"So why doesn't the world look upside down?"
It is almost impossible to imagine how the brain does it, but as babies start to seeing things and learning about the world through the images captured by the eyes, the sense of ‘rightway upness’ is learnt along with everything else about the world. This seems hard to believe but even adults can un-learn this and then learn it again in a few weeks. In the interests of science back in 1976, two scientists Gonshor and Melville Jones recruited volunteers to wear special glasses that made the work look upside down. After a few very bad days they started to cope. After a week they had adapted to an upside down world and could go out and ride a bike with no problems. They learnt so well that taking the glasses off was almost as hard as when they first put them on. They had to learn again to ignore the fact that the world really is upside down in your eyes.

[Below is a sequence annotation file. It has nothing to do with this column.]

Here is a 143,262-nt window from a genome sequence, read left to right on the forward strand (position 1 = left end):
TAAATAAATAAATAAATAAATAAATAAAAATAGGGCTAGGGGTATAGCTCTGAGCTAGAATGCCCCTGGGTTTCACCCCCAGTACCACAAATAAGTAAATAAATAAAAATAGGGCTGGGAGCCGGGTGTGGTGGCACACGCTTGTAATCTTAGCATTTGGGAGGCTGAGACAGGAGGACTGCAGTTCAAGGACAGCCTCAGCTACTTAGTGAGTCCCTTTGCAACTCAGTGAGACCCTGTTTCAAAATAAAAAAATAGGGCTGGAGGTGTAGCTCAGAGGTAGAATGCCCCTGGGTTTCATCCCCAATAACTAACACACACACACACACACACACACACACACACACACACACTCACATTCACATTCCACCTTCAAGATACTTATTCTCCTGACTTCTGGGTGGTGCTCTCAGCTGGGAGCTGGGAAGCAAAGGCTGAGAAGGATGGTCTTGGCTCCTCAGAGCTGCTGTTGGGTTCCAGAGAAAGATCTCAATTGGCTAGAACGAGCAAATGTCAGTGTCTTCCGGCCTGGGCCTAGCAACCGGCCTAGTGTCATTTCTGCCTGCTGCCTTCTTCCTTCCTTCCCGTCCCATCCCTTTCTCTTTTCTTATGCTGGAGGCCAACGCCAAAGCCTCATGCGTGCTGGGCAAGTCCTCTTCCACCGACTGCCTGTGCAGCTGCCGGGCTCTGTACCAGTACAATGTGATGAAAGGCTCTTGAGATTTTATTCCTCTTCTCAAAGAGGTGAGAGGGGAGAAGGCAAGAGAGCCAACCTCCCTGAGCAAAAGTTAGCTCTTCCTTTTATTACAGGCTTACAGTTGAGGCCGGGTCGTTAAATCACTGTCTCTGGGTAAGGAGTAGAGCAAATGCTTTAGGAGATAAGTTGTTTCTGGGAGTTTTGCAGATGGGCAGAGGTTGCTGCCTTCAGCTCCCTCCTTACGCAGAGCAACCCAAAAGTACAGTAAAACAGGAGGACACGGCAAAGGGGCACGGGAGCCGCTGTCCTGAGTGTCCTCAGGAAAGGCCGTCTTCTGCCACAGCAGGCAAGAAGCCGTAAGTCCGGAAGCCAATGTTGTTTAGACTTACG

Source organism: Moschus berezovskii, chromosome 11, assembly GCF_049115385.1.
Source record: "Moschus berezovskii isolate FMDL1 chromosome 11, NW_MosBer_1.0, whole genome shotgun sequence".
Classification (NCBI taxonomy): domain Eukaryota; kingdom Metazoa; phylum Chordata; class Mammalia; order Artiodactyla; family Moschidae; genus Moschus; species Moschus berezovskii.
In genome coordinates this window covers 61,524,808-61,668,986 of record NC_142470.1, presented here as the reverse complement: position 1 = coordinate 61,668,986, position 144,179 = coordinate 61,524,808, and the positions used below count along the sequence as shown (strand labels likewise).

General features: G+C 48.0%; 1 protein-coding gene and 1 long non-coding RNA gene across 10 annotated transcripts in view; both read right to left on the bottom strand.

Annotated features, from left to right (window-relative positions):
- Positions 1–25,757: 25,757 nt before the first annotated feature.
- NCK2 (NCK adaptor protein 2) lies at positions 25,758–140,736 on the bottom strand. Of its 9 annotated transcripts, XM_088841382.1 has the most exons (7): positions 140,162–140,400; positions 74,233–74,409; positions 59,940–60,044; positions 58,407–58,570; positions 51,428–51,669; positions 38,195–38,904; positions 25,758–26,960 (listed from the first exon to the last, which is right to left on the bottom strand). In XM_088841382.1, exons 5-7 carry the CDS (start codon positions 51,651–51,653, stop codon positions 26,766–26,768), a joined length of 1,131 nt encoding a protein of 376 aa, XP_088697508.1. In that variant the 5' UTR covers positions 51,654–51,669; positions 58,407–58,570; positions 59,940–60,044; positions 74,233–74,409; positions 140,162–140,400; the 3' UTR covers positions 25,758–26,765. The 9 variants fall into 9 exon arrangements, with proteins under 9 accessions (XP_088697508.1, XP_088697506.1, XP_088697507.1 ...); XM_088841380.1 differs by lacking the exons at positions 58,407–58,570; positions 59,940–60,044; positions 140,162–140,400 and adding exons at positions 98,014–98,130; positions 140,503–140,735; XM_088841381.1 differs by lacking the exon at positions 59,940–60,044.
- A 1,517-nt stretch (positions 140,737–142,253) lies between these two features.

This is the story of a great journey that started with a great thought. One day in 1895 a boy looked into a mirror and wondered what the universe would look like if he could travel on a beam of light. That sixteen year old boy was Albert Einstein and that one thought started him on the road to discover his Theory of Relativity. The great man has been reinvented as Albert 2.0 to come back and blog about a journey through space on a beam of light and explain the science behind everything from atoms, blackholes to global warming. If you've just joined and want to start at the beginning use the index on the left. If you're bored try these links below just for fun.
UNSCRAMBLE EINSTEIN'S BRAIN
PRACTISE SAVING THE WORLD FROM ASTEROIDS
ALIEN CONTACT CALCULATOR
HEAR THE REAL EINSTEIN TALK ABOUT E=Mc2.
Wednesday, December 12, 2007
“Was that the pupil we just went through? There was nothing there apart from more watery stuff.”